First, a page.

The key component of these models is the recurrent convolutional layer (RCL). The inputs to these layers are denoted by h(τ, m, i, j), which represents the vectorized input from a patch centered on location i, j, in layer m, computed at time step τ, across all features maps (indexed by k). We define h(τ, 0, i, j) as the input image to the network.
For B, the lack of recurrent connections reduces RCLs to a standard convolutional layer where the pre-activation at time step τ for a unit in layer m, in feature map k, in position i, j is defined as:
where τ = 0 (as B only runs for a single time step) the convolutional kernel for bottom-up connections is given in vectorized format by and the bias for feature map k in layer m is given by bm, k.
In BL, lateral inputs are added to the pre-activation, giving:
The term for lateral inputs uses the same indexing conventions as the bottom-up inputs in Equation (2), where is the lateral convolutional kernel in vectorized format. As the lateral input is dependent on outputs computed on the timestep τ−1, they are undefined for the first time step, when τ = 0. Therefore, when τ = 0 we set recurrent inputs to be a vector of zeros. This rule applies for all recurrent input, including top-down inputs.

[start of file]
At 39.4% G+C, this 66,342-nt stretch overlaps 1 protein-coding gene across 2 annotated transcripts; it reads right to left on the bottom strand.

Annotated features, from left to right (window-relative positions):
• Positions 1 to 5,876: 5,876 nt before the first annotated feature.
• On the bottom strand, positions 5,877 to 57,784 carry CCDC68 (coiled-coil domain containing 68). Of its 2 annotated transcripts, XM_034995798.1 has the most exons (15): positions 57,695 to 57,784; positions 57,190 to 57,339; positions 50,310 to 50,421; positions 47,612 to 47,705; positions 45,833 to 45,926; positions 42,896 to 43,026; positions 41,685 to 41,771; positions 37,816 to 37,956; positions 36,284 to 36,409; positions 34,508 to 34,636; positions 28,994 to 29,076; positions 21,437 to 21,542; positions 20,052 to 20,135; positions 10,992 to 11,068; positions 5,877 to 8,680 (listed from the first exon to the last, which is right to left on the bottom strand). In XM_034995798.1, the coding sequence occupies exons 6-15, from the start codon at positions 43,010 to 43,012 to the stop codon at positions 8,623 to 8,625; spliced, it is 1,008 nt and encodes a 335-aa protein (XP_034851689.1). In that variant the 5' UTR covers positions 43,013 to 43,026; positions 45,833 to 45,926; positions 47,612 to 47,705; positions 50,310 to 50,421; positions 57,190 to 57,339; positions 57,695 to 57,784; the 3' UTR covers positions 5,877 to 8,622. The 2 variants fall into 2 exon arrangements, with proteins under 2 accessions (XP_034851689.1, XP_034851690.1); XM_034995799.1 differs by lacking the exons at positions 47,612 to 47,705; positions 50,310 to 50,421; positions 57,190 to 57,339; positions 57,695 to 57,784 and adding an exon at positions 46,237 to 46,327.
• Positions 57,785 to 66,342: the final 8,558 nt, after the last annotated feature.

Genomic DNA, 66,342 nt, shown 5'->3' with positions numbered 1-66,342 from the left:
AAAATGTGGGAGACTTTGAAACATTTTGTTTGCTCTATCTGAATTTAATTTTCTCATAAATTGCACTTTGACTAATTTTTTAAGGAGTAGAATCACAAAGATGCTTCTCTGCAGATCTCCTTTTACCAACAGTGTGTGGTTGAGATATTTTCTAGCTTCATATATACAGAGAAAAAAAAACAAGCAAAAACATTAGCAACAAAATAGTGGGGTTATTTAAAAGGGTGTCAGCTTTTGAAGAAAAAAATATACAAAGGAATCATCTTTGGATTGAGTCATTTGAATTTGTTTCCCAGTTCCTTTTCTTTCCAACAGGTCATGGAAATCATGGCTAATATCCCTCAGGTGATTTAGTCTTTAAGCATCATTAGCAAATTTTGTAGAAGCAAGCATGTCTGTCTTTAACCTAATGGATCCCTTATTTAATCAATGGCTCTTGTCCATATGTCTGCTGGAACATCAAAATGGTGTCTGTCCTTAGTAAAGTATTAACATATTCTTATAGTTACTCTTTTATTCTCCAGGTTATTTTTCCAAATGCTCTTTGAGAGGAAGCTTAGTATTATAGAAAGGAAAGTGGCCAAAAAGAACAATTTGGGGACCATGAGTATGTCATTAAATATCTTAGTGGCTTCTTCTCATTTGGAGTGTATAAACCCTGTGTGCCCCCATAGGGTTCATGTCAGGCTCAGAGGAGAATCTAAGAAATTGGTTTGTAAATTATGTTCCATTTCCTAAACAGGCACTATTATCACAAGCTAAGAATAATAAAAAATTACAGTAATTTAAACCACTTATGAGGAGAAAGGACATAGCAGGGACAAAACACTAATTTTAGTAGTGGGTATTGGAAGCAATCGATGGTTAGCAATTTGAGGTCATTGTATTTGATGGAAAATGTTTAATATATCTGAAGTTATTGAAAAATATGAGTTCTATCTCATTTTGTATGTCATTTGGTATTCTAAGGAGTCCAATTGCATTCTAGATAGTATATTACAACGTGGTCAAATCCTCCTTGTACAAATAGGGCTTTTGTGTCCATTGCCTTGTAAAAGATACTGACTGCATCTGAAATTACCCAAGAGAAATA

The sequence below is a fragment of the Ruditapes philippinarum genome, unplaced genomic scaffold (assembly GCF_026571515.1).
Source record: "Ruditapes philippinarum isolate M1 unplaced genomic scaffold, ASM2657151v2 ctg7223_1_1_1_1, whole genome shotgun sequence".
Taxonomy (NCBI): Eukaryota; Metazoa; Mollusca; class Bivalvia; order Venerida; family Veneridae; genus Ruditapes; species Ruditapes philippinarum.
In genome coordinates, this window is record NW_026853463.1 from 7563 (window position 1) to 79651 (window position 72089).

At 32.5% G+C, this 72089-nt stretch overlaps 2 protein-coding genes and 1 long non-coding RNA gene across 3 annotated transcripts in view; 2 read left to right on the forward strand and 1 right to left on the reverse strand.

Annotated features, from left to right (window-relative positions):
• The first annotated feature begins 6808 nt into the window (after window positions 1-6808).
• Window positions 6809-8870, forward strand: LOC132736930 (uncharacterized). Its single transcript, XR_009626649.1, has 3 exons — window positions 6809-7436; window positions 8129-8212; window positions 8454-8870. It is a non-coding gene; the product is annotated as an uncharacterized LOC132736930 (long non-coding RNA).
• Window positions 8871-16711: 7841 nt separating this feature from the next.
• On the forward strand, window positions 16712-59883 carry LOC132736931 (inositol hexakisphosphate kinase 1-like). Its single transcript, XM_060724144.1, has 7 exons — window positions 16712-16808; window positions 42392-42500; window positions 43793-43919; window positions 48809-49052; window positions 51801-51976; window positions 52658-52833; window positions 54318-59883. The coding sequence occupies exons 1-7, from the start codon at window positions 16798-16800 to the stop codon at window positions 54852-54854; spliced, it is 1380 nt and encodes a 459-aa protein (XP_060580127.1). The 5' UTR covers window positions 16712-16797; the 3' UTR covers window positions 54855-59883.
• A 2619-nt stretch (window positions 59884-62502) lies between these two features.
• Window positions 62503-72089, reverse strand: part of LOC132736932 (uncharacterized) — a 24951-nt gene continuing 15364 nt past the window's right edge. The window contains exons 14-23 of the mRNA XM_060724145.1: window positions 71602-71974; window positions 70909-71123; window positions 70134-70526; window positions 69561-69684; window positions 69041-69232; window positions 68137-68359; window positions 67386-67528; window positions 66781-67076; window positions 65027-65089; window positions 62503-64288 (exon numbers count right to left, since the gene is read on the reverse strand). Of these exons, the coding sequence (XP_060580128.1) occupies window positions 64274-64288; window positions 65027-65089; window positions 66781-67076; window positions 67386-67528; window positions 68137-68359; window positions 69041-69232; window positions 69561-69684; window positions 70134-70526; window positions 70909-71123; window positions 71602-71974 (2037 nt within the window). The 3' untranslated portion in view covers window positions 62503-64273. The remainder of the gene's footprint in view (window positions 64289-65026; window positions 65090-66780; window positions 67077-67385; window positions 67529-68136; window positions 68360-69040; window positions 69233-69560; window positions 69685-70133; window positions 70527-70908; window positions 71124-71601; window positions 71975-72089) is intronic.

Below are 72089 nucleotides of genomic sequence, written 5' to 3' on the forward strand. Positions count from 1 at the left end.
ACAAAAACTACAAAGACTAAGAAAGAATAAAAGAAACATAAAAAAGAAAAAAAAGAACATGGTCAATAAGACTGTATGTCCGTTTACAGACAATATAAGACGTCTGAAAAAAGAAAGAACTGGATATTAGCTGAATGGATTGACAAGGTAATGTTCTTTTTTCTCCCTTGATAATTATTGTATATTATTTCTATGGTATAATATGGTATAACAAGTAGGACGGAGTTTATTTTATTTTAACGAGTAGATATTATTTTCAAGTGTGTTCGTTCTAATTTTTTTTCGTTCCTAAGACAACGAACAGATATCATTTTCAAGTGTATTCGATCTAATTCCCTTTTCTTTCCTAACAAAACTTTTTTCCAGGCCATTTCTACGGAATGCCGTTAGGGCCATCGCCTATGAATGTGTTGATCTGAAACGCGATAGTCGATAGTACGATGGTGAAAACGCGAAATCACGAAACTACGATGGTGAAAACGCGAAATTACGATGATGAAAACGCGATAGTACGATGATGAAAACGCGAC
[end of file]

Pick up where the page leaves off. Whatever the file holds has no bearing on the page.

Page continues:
In BT, we add top-down inputs to the pre-activation instead of lateral inputs. This gives:
Where the top-down term is , and is the top-down convolutional kernel in vectorized format. In our models, top-down connections can only be received from other hidden layers. As a result, top-down inputs are only given when m = 1 and otherwise they are set to a vector of zeros. The rule for top-down inputs also applies to top-down inputs in BLT.
Finally, we can add both lateral and top-down inputs to the pre-activation, which generates the layers we use in BLT:
The output, hτ, m, i, j, k, is calculated using the same operations for all layers. The pre-activation zτ, m, i, j, k is passed through a layer of rectified linear units (ReLUs), and local response normalization (Krizhevsky et al., 2012).
ReLUs are defined as:
and local response normalization is defined for input xτ, m, i, j, k as:
For local response normalization, we use n = 5, c = 1, α = 10−4, and β = 0.5 throughout. This has the effect of inducing competition across the n closest features within a spatial location. The features are ordered arbitrarily and this ordering is held constant.
The output of layer l at time step t is then given by:
In the final layer of each time step, a readout is calculated for each class. This is performed in three steps. The first stage is a global max pooling layer, which returns the maximum output value for each feature map. The output of the global max pooling layer is then used as input to a fully connected layer with 10 output units. These outputs are passed through a sigmoid non-linearity, σy(x), defined as:
This has the effect of bounding the output between 0 and 1. The response of each of these outputs can be interpreted as the probability that each target is present or not.